In what universe should it be acceptable to react to mere dissent with anything except curiosity, disinterest, or disagreement without consequence to group-standing?

Many are being labeled as a racist, a misogynist, etc if we don’t agree with every facet of a narrative of theories about racism, sexism, etc. When we look at what racism is supposed to be according to Ta-Nehasi Coates, Ibram X. Kendi, Robin DiAngelo, etc and someone enumerates a set of flaws in their definition or solution, such people are shunted off to the same section of the universe as Stephen Miller or Richard Spencer, and people are being bullied, losing their jobs, or being vilified as an enemy rather than as a person who is also concerned with racism but who might have a legitimate criticism and are dismissed as problematic or told we need to account for our errors.

But they think that you are the one in error, and they are trying to explain why. What if they are right? What if you are wrong? What if neither of you is right? How would you find out?

The point is that dissent not only should be acceptable, but that it is essential for the strength of the group trying to solve cultural problems such as racism, sexism, etc. Such dissent, so long as it is in good faith, should be welcome. It’s not about being silenced, it’s about not being welcomed due to criticizing an idea. The fact that so many people think it’s good to label someone as problematic or even bad because they disagree with some part of your ideology is the problem.

AOC continues:

Odds are you’re not actually cancelled, you’re just being challenged, held accountable, or unliked.

Maybe in some cases, this is precisely what’s happening. But if you treat people with legit questions and concerns the same way you treat actual bigots or people arguing in bad faith, you are effectively shutting down criticism. You are making your ideology sacrosanct in practice, even if not in theory. You may not think of your theoretical idea as sacrosanct, but if you treat those who disagree as problematic, you are doing something functionally equivalent.

And this is the issue that is being missed, here, By AOC. It’s not that we are saying you must listen to anyone, we’re saying that if you see what we say, don’t like what we said, and cannot treat criticism or disagreement any different than you treat actual bigots, then all you’re doing is chasing people who are trying to apply critical thinking to your worldview away from your in-group, and all that will remain are ideologues who agree with you, or who at least are willing to nod along with you while they might harbor some qualms but who will not speak them out loud. So-called yes-men (I suppose yes-people is better)

Isn’t that precisely the problem with the Trump Administration? All the people who openly disagree are pushed out. The only people left are the boot-lickers. And whetehr you like the comparison or not, that’s what your effort, in pushing people out for needing to be “accountable” or “likable,” is doing to your very tribe. The cronyism and corrupt people around Trump is the result of a similar process of you making people accountable.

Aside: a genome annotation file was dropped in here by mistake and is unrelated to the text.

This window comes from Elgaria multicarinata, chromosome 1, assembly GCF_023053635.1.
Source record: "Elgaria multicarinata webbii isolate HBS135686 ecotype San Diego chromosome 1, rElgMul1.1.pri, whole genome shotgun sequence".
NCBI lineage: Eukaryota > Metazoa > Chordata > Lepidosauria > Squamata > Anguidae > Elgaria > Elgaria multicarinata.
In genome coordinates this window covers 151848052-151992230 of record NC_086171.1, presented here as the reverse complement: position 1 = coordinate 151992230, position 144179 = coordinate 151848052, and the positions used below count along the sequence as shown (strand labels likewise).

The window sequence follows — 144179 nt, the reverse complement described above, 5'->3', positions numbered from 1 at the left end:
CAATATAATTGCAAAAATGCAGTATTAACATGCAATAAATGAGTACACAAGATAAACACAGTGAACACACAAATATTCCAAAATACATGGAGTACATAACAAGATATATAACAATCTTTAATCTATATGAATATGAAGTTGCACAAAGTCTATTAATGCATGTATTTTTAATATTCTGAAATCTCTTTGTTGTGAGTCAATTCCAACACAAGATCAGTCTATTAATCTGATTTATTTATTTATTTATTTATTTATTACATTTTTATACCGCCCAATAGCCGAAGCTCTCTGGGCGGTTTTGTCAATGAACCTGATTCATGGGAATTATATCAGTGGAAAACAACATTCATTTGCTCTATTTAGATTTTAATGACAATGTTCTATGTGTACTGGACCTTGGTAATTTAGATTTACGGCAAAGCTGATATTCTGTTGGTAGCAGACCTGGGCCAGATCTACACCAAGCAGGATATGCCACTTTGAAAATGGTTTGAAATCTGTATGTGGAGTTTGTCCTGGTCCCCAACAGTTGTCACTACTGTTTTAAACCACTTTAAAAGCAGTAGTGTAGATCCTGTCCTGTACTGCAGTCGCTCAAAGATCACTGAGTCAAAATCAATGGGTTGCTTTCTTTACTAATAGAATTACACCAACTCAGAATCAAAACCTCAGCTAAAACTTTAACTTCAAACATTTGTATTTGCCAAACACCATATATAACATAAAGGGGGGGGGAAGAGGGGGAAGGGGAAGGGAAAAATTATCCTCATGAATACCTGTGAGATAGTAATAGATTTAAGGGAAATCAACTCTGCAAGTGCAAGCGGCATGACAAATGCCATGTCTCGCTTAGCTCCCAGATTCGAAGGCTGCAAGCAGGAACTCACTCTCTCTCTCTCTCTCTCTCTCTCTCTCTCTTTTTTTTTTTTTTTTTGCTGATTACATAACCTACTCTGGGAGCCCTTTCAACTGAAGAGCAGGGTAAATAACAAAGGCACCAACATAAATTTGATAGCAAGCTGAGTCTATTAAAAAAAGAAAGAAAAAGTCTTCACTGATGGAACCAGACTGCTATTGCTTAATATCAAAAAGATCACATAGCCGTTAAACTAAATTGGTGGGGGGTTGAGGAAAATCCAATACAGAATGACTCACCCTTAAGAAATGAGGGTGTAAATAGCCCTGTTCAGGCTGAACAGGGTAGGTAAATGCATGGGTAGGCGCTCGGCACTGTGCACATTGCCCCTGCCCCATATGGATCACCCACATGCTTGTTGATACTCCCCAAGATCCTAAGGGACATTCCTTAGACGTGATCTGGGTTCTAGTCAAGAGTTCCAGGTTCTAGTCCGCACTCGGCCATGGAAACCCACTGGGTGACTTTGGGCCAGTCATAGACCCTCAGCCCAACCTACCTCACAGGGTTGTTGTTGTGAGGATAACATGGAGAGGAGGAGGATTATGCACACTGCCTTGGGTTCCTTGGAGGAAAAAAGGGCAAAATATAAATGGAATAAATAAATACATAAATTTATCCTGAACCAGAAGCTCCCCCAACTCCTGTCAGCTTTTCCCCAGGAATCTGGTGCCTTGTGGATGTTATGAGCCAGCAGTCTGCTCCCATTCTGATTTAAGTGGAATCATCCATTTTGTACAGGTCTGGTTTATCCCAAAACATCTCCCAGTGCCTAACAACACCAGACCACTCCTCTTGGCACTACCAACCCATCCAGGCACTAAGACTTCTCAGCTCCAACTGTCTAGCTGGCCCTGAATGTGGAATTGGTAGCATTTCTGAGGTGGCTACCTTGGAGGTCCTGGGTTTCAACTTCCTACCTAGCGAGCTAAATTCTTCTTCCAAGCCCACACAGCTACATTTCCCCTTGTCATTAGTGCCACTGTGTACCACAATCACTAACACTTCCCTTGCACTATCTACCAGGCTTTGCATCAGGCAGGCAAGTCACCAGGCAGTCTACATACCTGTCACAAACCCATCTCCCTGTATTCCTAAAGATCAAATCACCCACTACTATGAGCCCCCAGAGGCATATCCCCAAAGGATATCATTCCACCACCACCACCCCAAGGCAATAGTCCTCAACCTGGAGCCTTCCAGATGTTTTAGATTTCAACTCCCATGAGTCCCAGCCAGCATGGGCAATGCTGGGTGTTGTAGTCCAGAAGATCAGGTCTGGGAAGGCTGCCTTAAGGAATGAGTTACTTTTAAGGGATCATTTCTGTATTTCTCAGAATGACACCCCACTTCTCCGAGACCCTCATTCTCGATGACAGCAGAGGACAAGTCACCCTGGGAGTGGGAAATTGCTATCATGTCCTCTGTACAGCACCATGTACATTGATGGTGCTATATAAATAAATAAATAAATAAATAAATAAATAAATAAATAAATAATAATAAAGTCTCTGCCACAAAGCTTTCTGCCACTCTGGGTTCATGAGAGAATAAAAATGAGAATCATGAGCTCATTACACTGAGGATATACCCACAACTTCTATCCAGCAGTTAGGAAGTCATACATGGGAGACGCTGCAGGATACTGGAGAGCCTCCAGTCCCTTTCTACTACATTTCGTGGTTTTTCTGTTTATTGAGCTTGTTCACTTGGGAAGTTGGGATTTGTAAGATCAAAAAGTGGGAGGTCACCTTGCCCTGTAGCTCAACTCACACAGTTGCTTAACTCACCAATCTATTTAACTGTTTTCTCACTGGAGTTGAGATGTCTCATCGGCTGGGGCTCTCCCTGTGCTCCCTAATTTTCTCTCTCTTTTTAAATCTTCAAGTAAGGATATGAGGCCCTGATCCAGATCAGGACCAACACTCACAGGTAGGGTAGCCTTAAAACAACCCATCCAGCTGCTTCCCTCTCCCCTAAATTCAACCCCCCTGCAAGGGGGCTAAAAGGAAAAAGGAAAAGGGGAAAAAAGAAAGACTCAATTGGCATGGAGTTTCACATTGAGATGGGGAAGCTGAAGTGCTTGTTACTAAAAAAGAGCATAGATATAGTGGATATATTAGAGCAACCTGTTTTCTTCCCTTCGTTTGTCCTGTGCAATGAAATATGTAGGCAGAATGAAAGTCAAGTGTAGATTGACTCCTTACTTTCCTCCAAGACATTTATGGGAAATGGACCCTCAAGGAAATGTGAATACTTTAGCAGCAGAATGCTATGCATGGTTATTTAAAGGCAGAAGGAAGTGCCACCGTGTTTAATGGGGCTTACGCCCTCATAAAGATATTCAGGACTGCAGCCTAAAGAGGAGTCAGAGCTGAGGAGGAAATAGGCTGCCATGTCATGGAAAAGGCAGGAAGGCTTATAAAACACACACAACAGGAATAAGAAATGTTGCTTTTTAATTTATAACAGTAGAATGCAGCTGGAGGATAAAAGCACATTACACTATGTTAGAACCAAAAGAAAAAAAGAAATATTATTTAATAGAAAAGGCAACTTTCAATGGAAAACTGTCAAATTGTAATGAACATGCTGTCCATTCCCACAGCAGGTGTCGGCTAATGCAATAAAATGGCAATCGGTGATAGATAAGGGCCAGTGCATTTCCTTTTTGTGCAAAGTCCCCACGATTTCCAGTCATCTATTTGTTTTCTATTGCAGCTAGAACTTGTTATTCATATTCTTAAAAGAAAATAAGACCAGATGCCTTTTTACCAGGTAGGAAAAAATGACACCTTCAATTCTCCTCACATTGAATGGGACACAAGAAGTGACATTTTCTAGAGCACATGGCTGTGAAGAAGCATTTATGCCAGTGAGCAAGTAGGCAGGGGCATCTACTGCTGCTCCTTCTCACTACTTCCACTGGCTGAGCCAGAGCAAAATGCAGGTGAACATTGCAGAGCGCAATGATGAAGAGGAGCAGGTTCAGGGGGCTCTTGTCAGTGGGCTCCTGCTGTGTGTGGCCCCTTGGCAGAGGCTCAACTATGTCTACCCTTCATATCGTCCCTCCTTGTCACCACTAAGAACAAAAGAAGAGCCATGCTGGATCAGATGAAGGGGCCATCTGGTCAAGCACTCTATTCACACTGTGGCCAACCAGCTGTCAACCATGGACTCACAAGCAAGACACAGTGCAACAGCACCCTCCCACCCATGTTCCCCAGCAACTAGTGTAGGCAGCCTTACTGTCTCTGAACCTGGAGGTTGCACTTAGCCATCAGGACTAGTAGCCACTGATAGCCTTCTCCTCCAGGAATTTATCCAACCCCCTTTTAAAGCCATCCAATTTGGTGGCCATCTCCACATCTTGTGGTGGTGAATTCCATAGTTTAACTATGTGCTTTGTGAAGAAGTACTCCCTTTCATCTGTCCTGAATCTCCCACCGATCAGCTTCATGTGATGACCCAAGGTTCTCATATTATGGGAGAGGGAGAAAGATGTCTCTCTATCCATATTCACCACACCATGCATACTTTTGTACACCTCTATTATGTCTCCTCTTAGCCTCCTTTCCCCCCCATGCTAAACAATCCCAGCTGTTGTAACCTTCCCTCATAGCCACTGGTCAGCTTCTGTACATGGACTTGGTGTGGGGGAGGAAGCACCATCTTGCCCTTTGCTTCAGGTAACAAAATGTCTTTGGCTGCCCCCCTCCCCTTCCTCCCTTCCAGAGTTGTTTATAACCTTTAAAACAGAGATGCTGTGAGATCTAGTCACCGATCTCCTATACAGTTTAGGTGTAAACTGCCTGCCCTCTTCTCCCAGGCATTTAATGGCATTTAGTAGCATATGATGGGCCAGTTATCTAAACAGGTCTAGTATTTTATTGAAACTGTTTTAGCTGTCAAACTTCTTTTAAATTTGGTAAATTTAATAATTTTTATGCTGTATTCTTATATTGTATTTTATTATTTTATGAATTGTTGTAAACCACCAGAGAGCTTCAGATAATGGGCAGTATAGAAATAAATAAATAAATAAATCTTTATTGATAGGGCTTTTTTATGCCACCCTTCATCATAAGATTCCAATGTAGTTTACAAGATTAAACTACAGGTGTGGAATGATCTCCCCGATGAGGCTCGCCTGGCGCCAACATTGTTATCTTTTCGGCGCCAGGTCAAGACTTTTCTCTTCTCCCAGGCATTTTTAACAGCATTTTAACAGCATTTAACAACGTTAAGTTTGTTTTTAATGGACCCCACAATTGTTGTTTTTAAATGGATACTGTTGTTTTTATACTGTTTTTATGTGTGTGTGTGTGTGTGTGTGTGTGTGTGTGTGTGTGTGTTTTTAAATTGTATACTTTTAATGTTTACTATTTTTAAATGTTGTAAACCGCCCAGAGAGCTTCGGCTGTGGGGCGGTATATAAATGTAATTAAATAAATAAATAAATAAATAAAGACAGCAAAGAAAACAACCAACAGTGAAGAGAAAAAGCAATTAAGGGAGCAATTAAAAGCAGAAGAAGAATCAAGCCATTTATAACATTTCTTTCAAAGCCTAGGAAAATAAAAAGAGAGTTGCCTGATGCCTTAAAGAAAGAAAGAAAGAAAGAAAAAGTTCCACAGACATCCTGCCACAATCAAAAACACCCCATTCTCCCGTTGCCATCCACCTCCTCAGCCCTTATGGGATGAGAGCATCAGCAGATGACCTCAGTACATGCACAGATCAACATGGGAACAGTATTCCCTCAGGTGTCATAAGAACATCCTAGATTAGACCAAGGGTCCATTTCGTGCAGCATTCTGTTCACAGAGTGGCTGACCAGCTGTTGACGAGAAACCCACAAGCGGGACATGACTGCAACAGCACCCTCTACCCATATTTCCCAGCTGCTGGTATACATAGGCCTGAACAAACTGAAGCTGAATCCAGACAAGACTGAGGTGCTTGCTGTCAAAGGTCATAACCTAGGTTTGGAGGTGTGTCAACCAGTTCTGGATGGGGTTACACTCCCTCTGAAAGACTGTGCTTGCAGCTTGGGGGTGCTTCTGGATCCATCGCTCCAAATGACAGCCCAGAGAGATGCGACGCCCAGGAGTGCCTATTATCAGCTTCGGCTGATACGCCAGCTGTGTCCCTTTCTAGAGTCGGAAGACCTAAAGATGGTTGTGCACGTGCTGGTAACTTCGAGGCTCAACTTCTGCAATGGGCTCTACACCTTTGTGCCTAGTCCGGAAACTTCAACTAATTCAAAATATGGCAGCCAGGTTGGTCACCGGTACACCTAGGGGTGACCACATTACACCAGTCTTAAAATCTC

You can make people accountable without dismissing or ostracizing them, let alone by threatening their job or making them feel unwelcome wuthin your group. It’s childish behavior and your rationalizing it as making people accountable does not come across as good faith. This is puritanism, whether done intentionally or by accident, and you need to be held accountable for it. The difference is that I’m not saying anyone is bad or needs to lose their job over it, I’m saying they also need to listen.

Because, again, you might be wrong, even if only a little bit. Your worldview might be mostly right, but maybe not all-the-way right. And if you dismiss, block, and demean those who are willing to challenge you, then all you are doing is making your echo-chamber more and more insulated and homogeneous. Is that your goal? Because if it’s not, that’s going to be the effect by this behavior.

The goal should not be agreement or ideological homogeneity, but a culture of accepting critics. You might frame it in terms of making sure that there are no bigots or dangerous people in your midst, but in practice all you are doing is demanding ideological purity in practice.

And I really don’t think that’s your goal. And if it is, then maybe you actually are the problem. Wouldn’t that be ironic.

A conflation

Sometimes, I’m on Twitter….

There are people who do have really bad ideas. How do we know they are bad? Well, we have used argumentation to identify actually bad ideas and those which are debatable. Of course, where we draw the line seems to be what’s at issue here.

It’s like the Overton Window, except where the edge is differs from person to person. For one person, acceptable criticism might be further afield than for someone else, and when we have a person, such as myself, who feels very strongly for social justice issues but might have some issues and disagreements with some of anti-racist theory, is my criticism, as a white man, valid?